GRAND OLDE WEST DAYS
Grand Olde West Days, Craig’s kick-off to summer, takes place this weekend. New this year is the “KRAI FM and 55 Country Street Chalk Art”. All day Monday people are invited to show their creative sides by drawing a family friendly piece of art work with colored chalk, which will be provided. There’s no cost to draw, and you can find it during the Street Festival Monday on Yampa Avenue. Grand Olde West Days runs from tomorrow through Monday.
“THE HEAT IS ON”
The Colorado State Patrol starts their “100 Days of Heat” campaign today. The Patrol’s “The Heat is On” campaign will run all through the summer, starting with the Memorial Day Weekend. Of the 150 people killed last year in alcohol related traffic fatalities, 62 of them were killed between the Memorial weekend and the Labor Day weekend. Over 31-hundred drunk drivers were arrested statewide during that period. Extra patrol will be noticed, as local law enforcement will also be participating.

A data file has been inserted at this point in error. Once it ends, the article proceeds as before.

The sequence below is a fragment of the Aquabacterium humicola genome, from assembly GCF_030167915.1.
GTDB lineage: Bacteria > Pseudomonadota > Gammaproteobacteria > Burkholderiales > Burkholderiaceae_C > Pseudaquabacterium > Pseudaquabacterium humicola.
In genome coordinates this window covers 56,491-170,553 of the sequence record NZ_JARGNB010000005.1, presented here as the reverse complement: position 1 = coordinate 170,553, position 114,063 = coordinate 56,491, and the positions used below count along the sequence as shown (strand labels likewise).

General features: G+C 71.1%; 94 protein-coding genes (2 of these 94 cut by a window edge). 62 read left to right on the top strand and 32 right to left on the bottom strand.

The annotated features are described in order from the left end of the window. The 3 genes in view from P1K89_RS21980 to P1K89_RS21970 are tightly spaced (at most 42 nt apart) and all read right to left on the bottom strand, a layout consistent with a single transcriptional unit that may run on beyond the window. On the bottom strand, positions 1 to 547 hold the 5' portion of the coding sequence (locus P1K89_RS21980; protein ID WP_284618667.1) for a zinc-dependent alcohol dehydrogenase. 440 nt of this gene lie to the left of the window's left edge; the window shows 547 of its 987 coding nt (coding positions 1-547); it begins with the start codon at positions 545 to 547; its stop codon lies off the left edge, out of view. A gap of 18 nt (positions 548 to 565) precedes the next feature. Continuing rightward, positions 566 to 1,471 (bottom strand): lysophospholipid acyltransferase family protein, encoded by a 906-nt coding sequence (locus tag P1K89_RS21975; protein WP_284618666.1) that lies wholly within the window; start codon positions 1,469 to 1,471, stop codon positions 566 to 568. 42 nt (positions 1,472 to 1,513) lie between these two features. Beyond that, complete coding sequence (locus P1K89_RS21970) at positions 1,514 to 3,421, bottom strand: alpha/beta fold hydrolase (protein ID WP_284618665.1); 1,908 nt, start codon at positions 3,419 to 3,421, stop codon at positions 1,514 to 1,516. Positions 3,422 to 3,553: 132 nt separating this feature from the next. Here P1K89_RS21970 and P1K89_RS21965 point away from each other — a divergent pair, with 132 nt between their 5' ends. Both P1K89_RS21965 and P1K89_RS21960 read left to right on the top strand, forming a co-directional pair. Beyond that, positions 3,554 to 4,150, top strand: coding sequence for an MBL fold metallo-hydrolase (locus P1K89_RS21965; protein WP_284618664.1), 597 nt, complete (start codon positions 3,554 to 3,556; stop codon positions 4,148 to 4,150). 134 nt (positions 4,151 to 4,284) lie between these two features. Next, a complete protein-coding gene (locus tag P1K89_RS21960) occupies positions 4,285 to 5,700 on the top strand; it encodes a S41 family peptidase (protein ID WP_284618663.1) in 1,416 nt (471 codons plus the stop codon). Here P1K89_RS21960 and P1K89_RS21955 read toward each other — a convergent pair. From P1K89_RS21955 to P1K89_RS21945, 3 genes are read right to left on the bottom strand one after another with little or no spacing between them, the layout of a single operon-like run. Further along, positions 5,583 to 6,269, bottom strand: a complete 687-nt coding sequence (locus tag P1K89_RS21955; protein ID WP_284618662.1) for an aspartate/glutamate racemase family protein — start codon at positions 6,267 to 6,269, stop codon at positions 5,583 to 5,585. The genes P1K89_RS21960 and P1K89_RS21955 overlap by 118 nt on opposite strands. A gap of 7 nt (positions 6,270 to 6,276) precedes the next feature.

The Routt County Office of Emergency Management has put forth a list of tips to help residents and visitors stay safe this Memorial Day Weekend. The tips touch on areas such as river safety, protection against altitude related health problems, fire safety and more. Emergency managers are recommending people stay off of rivers, which are running cold, high and fast, but likely haven’t hit their peak flows yet for the year. The Office’s tips are available by clicking the link below.
OIL AND GAS SPILLS
(AP) A group for hunters and anglers says oil and gas companies operating in three northwest Colorado counties have reported almost 1,000 spills totaling about 5.6 million gallons of wastewater, oil, chemicals and other fluids from 2001 to 2010. The Bull Moose Sportsmen’s Alliance said yesterday its report was based on Colorado Oil and Gas Conservation Commission records for Garfield, Rio Blanco and Mesa counties, popular hunting and fishing areas. It says of the 992 spills it found, 77 tainted groundwater or surface water. Statewide, oil and gas companies had reported 981 spills over the previous 2 1/2 years, totaling 5.2 million gallons of drilling liquids and oil. State rules generally require companies to report spills of at least five barrels.